“Is ‘Likability’ in Politics Sexist? Yes. It’s Also Outdated,” the New York Times blared. “The issue with Elizabeth Warren isn’t likability. It’s sexism,” The Guardian bleated. “Elizabeth Warren, Hillary Clinton and the sexist hypocrisy of the ‘likability’ media narrative,” NBC wailed. “Talking About Elizabeth Warren’s Likability is a Way to Tell Women to Sit Down and Shut Up,” the Daily Beast ranted.
Lefties like to believe that the essential elements of human nature, economics, aspiration and biology are outdated, having been disproven by some professor in an obscure TED talk or Marxist tract. Likability was apparently discredited in a panel discussion, but we went on liking people and never realized it.
There’s no surer sign that Warren is walking down Hillary Clinton Boulevard to the ditch of history than that a mere 3 days after she announced her run, her defenders are already accusing critics of sexism.
And it’s even sillier for Warren’s warriors to make the claim than it was when Hillary’s hellions tried to attribute all criticism to sexism. Hillary Clinton was the only major female candidate in the 2016 election. Warren is likely to go up against two other women. And no one is complaining about the likability indexes of Kamala Harris or Kirsten Gillibrand. Nor is anyone comparing either woman to Hillary Clinton.
Likability isn’t sexist. John Kasich and Martin O’Malley are examples of 2016 candidates on both sides of the party line whom no one actually liked. Warren’s likability deficit has nothing to do with her gender. It might have something to do with her role in ripping off asbestos victims while pocketing a tidy sum.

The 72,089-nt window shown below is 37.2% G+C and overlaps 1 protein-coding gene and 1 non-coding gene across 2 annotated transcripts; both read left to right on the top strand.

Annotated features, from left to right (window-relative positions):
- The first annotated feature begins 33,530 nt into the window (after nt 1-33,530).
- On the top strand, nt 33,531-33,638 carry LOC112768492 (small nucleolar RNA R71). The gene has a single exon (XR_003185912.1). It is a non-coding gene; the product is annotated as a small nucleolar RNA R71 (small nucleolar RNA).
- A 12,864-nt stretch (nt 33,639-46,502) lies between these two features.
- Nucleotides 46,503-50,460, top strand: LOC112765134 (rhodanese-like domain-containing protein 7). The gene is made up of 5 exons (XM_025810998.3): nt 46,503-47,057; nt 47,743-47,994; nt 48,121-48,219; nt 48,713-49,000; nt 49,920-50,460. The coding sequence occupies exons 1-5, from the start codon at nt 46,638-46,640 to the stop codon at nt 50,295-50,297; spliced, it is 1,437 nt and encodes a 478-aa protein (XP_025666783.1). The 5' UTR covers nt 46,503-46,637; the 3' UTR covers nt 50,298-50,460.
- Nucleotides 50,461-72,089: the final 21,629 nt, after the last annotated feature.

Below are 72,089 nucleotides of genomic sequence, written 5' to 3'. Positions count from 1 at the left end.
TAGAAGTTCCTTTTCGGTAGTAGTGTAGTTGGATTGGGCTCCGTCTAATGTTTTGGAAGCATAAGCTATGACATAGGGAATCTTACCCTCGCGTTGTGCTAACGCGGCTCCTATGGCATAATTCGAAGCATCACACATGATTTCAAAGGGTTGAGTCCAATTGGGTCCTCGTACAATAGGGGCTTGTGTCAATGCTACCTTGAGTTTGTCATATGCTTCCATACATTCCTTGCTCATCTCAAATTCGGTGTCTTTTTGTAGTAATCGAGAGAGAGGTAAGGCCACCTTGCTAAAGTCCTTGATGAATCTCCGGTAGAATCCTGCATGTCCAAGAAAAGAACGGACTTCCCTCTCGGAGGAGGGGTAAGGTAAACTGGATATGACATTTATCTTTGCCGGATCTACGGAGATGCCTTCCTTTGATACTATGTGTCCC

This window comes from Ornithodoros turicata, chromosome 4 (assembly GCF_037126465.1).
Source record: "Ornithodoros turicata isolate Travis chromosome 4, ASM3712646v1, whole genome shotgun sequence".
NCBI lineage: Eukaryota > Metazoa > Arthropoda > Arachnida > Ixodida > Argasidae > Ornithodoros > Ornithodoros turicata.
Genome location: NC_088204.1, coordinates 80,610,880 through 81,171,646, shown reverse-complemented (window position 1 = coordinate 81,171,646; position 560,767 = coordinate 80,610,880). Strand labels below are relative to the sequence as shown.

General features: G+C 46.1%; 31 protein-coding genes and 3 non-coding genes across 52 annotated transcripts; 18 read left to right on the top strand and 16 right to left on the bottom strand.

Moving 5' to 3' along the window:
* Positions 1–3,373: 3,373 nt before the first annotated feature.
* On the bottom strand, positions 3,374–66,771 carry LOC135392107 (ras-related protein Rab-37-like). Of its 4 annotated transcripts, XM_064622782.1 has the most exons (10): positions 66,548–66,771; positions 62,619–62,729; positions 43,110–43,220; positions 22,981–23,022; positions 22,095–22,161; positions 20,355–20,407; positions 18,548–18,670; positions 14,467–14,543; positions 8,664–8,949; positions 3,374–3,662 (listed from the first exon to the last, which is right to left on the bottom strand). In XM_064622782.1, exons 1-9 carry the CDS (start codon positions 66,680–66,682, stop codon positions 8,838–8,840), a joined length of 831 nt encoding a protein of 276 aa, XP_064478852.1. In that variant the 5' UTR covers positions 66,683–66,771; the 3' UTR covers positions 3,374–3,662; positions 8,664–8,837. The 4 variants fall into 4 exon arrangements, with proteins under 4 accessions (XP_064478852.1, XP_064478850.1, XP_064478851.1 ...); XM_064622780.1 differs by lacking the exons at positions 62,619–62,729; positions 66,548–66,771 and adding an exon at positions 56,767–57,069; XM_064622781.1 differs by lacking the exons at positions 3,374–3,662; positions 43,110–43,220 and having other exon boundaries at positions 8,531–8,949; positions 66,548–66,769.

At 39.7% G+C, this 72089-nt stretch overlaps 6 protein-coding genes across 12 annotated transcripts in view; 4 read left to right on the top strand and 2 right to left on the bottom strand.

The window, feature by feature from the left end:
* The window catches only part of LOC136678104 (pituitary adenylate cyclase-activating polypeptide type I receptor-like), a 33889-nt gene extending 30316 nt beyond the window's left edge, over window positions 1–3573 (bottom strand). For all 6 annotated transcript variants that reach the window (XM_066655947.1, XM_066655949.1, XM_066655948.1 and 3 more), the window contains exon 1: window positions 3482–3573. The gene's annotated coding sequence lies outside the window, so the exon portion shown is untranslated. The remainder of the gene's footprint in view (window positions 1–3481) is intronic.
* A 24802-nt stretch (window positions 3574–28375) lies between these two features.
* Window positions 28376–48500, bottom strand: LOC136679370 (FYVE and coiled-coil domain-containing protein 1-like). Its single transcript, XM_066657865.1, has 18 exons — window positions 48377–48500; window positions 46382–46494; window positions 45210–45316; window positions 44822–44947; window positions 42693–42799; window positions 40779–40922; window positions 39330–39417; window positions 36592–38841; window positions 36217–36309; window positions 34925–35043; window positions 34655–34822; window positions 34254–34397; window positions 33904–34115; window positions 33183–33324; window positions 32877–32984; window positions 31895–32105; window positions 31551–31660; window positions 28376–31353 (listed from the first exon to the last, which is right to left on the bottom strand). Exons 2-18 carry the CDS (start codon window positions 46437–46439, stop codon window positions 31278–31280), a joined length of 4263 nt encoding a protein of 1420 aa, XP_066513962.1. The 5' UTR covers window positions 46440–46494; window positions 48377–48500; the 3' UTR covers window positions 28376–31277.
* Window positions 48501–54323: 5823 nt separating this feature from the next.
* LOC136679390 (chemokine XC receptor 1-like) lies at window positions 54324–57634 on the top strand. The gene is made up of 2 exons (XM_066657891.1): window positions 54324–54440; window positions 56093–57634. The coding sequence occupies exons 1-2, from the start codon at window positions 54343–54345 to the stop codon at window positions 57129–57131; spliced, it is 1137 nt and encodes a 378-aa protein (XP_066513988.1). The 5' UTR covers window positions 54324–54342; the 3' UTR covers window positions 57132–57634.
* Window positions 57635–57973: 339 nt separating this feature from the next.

But not really.
The ‘Hillariness’ of Warren doesn’t lie in their shared fabulism or lack of ethics. There isn’t a Dem front runner in this race who can be counted on to tell the truth for more than 3 seconds at a time. Joe Biden could lie Elizabeth Warren under the table and still dissemble Hillary Clinton to a draw.
Nor is the issue a double standard that discriminates against women who obviously seek power. Warren had been playing it coy until just now, while Gillibrand spent years broadcasting that she wants to run, despite a complete lack of qualifications for the White House, her current job or a job at Starbucks. But no one compares her to Hillary Clinton, even though she actually holds Hillary Clinton’s old job.
A politician, male or female, who doesn’t want power has something important in common with Santa Claus and the Easter Bunny. He or she is a mythical legend that no one over the age of five believes in.